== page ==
Latest Current Affairs October, 2018 with Current Affairs, news summary on current events of National and International importance of October, 2018 for Banking, SSC, CLAT, UPSC, State PCS, IBPS, Railways and other Competitive Examinations.
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According to recently released Global Soil Biodiversity Atlas prepared by World Wide Fund for Nature (WWF), India among nations that face grave danger to soil biodiversity. The atlas was released as part of WWF’s biennial Living Planet Report (LPR) 2018. The key aspect of this year’s report was threat to soil biodiversity and pollinators, the two key drivers of biodiversity. These two key drivers loss were due to over exploitation of natural resources and agriculture.
Highlights of report
Soil Biodiversity: It encompasses presence of micro-organisms, micro-fauna (nematodes and tardigrades for example), and macro-fauna (ants, termites and earthworms).
Millions of microbial and animal species live and make up soils, from bacteria and fungi to mites, beetles and earthworms. Soil biodiversity, thus is total community from genes to species, and varies depending on environment.
The immense diversity in soil allows for great variety of ecosystem services that benefit species that inhabit it, the species that use it and its surrounding environment.
WWF’s ‘risk index’ for globe: It indicated threats from loss of above-ground diversity, pollution and nutrient over-loading, over-grazing, intensive agriculture, fire, soil erosion, desertification and climate change.
India was coloured red on atlas and is among countries whose soil biodiversity faces the highest level of risk. Other countries in this category include Pakistan, China, several countries in Africa and Europe, and most of North America.
India’s per capita ecological footprint: It was less than 1.75 hectares/person (it is in lowest band among countries surveyed). India’s high population made it vulnerable to ecological crisis, even if per-capita consumption remained at current levels.
Pollinators: 150 million bee colonies were needed to meet the pollination requirements of about 50 million hectares of agricultural land in India, only 1.2 million colonies were present.
Ecological loss: Population of fish, mammals, birds, amphibians and reptiles has dwindled by average of 60% from 1970 to 2014 and fresh-water species have declined by 83% in same period. Globally, extent of wetlands os estimated to have declined by 87% since 1970.
World Wide Fund for Nature (WWF)
It is international non-governmental organization working field of the wilderness preservation and reduction of human impact on the environment. It was formerly named World Wildlife Fund. It is world’s largest conservation organization with over five million supporters worldwide, working in more than 100 countries, supporting around 1,300 conservation and environmental projects. It founded in 1961 and is headquartered in Gland, Switzerland. WWF aims to stop degradation of planet’s natural environment and build future in which humans live in harmony with nature. Currently, its work is organized around these six areas: food, climate, freshwater, wildlife, forests, and oceans. It publishes Living Planet Report every two years since 1998 and it is based on Living Planet Index and ecological footprint calculation.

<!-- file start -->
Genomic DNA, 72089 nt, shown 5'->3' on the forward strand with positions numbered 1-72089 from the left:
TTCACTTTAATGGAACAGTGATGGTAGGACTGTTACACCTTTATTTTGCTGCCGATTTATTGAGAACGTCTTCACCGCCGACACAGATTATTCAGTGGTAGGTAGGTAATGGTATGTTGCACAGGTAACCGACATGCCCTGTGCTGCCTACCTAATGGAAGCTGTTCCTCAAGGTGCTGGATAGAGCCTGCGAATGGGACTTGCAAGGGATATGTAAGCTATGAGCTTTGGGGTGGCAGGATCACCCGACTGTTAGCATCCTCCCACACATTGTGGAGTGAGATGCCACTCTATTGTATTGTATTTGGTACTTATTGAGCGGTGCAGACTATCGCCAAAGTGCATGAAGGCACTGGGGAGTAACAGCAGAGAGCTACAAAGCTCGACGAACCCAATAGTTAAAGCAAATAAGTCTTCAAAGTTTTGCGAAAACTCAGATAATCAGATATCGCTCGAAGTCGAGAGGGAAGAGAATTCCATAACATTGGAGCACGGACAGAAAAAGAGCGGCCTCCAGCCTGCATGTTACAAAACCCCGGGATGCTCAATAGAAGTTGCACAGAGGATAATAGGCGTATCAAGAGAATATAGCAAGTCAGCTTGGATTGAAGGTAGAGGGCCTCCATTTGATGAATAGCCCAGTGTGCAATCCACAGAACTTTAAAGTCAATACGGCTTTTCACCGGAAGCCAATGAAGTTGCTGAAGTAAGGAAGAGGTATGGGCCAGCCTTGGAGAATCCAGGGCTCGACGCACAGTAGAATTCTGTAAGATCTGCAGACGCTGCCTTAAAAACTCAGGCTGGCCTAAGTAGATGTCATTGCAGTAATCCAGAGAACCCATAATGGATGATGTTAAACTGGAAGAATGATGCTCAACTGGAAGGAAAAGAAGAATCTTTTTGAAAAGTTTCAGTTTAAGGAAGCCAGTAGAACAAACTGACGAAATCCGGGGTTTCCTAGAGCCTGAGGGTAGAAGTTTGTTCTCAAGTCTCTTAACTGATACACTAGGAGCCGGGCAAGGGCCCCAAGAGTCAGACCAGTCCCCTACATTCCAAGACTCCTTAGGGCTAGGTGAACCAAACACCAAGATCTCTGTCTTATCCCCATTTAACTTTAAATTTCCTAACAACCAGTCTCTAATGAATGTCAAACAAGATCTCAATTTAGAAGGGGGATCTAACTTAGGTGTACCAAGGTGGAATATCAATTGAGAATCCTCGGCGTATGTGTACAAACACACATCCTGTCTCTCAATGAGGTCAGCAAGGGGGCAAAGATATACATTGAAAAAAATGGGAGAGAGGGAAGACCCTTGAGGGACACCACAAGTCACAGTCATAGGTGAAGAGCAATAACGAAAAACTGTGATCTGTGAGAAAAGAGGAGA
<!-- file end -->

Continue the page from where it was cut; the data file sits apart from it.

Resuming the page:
The 19th meeting of Financial Stability and Development Council (FSDC) was held in New Delhi under the Chairmanship of Union Finance Minister Arun Jaitley. The meeting was attended by RBI Governor Dr. Urjit R. Patel, SEBI chairman, IRDAI Chairman along with heads and other senior officers of Government and financial sector regulators.
Key Highlights of Meeting
Economic Review: It reviewed health of economy, both domestic and global, financial sector performance and issues due to rising oil prices. It also discussed issue of real interest rate, current liquidity situation, including segmental liquidity position in NBFCs and mutual fund space.
Cyber Security in Financial Sector: It also reviewed developments regarding strengthening of Cyber Security in Financial Sector and progress made towards setting up of Computer Emergency Response Team in the Financial Sector (CERT-Fin) under Statutory Framework. It also deliberated on need for identifying and securing critical information infrastructure in financial sector.
Crypto Currency: It also deliberated on issues and challenges of Crypto Assets and Currency. It was briefed about deliberations of High-level Committee chaired by Secretary (Economic Affairs) to devise appropriate legal framework to ban use o fprivate crypto currencies in India and encouraging use of distributed ledger technology (blockchain), as announced in Budget 2018-19.
RegTech and SupTech: It also discussed market developments and financial stability implications of use of RegTech and SupTech by financial firms and regulatory and supervisory authorities. It also discussed implementation of recommendations of Sumit Bose Committee on measures, such as promoting appropriate disclosure regime for financial distribution costs.
Financial Stability and Development Council (FSDC)
FSDC is super regulatory body for regulating financial sector which is vital for bringing healthy and efficient financial system in economy of the country. It was set up in 2010 by then Finance Minister Pranab Mukherjee
Mandate: To strengthen and institutionalise mechanism of maintaining financial stability, financial sector development, inter-regulatory coordination along with monitoring macro-prudential regulation of economy and promoting financial sector development.
Composition: Union Finance Minister is chairman of FSDC. Its members are heads of all financial sector regulatory authorities (i.e, RBI, SEBI, IRDA, PFRDA), Chairman of Insolvency and Bankruptcy Board, Finance Secretary and Secretary, Department of Economic Affair; Secretary, Department of Financial Services and Chief Economic Adviser.